Why Harry Potter means so much to me

Where would I be now had I not believed that my life could be better? 

I didn’t read the first Harry Potter until a year or two after it was first published. I kept hearing about this amazing children’s book and I eventually decided I should read it just to see what all the fuss was about. As it turned out, I was pregnant with my first child when I finally made the time to read Harry Potter. Those wonderful books provided me with a much needed way to escape. I was young, unmarried, and broke. And very, very scared. That was almost 16 years ago. In fact, tomorrow, August 1st, will mark the anniversary of the day I found out I was pregnant. I have never been so scared in my life. I was terrified, petrified. I felt humiliated and so, so alone. I wanted to crawl into a dark hole and never have to come out.

Well, obviously I had to carry on. It was a physical, emotional and financial struggle for many years.  J. K. Rowling and Harry Potter helped me get through it. Naturally, Rowling’s personal story was very inspiring to me. I remember how shocked I was when I found out that she had started writing Harry Potter when she was a broke single mother. I mean, I just couldn’t believe that I had something like that in common with an author whose books I was starting to adore- whose books the world was adoring.
It helped me feel less humiliated.

And all through those days of struggle when my son was very young and I was feeling lower than ever, I never let myself forget that J. K. Rowling -the author of Harry Potter, for god’s sake!- had once been where I was. It gave me hope. Her personal story helped me believe in possibilities at a time in my life when the word IMPOSSIBLE was stomping and marching through my mind every minute of everyday. Lack of money, lack of love and affection, a job I hated, no college education, no confidence left in myself- these were my dementors!   And J. K. Rowling’s unexpected super-success was my patronus. Her success gave me hope and helped me believe that “astonishing” things can happen.
So I carried on.

Then, of course, there was Harry Potter! Those books are so much fun to read! I had never read anything like it- who had?! The adventure and imagination in those books is incredible. Reading Harry Potter is like literally jumping into another world, it’s the ultimate escape- an escape I truly needed at the time. ‘Books can take us places when we have nowhere else to go’- I read something like that recently. And that’s what it was like when I read Harry Potter. For just a few moments, I left behind my poverty and other single-mother woes and stresses, and went instead to beautiful, mysterious, ancient Hogwarts castle where I got to learn about magic. I got to go to another place, a place that came to feel like home, and it lifted my spirits immensely.
Escaping to a better place is what made me fall in love with reading in the first place. Being scared and pregnant, and then a depressed, stressed-out single mother: these were not the first times in my life that I wished I had a better place to go to. When I was little I used books to escape my life. I used books to escape my homes that were not homes. My childhood was not good- that was one of the main reasons I was so freaked out about having a baby! I couldn’t let happen to him what happened to me and my brothers. Books got me through a lot growing up. Sometimes they were the only thing that comforted me or made me smile.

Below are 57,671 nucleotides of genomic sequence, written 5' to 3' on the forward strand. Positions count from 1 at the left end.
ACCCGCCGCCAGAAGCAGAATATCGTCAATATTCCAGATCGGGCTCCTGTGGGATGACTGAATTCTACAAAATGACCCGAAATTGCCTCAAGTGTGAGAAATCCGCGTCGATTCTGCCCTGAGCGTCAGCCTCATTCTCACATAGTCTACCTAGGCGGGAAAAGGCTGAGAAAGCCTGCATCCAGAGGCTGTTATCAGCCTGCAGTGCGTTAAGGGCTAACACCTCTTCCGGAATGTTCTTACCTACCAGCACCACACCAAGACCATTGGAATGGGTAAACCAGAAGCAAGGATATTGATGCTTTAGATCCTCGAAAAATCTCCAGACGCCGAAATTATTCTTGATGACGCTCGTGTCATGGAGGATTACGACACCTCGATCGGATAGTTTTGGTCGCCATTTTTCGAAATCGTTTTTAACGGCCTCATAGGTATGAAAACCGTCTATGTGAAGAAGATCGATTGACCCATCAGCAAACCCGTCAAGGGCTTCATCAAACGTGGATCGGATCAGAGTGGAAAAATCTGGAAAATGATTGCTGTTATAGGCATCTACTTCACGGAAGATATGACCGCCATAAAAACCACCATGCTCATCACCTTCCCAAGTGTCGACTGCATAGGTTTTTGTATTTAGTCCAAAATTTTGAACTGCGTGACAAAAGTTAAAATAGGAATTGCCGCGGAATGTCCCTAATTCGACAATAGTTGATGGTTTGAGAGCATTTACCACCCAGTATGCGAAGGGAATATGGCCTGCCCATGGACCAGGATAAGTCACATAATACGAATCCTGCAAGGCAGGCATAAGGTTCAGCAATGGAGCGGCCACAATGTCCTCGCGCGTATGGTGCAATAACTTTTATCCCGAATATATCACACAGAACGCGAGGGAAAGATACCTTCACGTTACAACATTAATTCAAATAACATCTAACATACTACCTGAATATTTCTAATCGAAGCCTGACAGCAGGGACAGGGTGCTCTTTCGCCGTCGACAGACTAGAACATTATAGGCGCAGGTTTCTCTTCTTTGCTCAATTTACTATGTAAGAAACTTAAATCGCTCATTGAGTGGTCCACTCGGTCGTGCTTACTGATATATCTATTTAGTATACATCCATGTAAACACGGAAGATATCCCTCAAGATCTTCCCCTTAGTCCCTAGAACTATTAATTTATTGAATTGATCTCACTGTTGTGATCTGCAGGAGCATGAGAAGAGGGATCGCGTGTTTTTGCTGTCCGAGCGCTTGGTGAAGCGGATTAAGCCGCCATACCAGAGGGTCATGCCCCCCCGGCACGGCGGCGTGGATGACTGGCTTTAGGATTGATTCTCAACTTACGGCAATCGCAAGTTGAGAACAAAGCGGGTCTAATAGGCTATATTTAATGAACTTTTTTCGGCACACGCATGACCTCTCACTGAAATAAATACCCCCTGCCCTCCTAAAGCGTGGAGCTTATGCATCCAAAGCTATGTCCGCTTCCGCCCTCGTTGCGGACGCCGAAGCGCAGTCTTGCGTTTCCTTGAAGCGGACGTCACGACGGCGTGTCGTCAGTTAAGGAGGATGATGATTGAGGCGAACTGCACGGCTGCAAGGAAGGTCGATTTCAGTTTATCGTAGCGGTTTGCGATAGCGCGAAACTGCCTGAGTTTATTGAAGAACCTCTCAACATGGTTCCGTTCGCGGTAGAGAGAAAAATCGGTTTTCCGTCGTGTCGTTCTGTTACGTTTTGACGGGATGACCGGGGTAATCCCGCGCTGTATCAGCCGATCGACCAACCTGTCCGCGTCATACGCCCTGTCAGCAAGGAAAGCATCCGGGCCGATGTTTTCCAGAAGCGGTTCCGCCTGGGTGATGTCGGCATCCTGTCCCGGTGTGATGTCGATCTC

That’s another reason Harry Potter means so much to me. I immediately related to him and his oppressive, intimidating home situation, especially eleven-year-old me. Eleven was a very rough year for me. Every year until I was sixteen was a rough year (to say the least), but eleven was particularly difficult. So even though I was twenty-one when I read the first Harry Potter, it tapped into that scared eleven-year-old girl that was still stuck inside me. When Harry finds out, on his eleventh birthday, that he’s actually a wizard and that his parents were a witch and wizard too- something happened to me. That eleven-year-old girl inside me got up. I will never forget that moment. I go back to the first book and read that part again and again.
As the story unfolded and became more magical
and more exciting with each passing moment, I felt my eleven-year-old self start to brighten and smile. And when Harry finds out that he’s also famous and his parents are heroes and they left him piles of gold- my mind was blown. The scared, timid, poor, nearly friendless little eleven-year-old inside me was thrilled to be reading this story, pretending and imagining that it was her who all of these wonderful things were happening to. And then to see so much of myself in the character Hermione (my favorite)…. that was the icing on the cauldron cake.
And I haven’t been the same since.

My life today is different in every way possible from what it was 16 years ago when I found out I was pregnant and scared out of my mind. That’s why the Harry Potter books and story mean so much to me. There were so many details that made it such a personal experience for me every step of the way. I related to the author and the characters.
J. K. Rowling and Harry Potter inspired me to believe in possibility, to believe that astonishing things can happen even in the least likely of places, to the least likely of people. Even when it seems that the odds are too far against you.
It is because I believed that my life could be better that it actually became better.
The Harry Potter books had a lot to do with that. They changed the way I looked at the world, they changed the way I saw myself.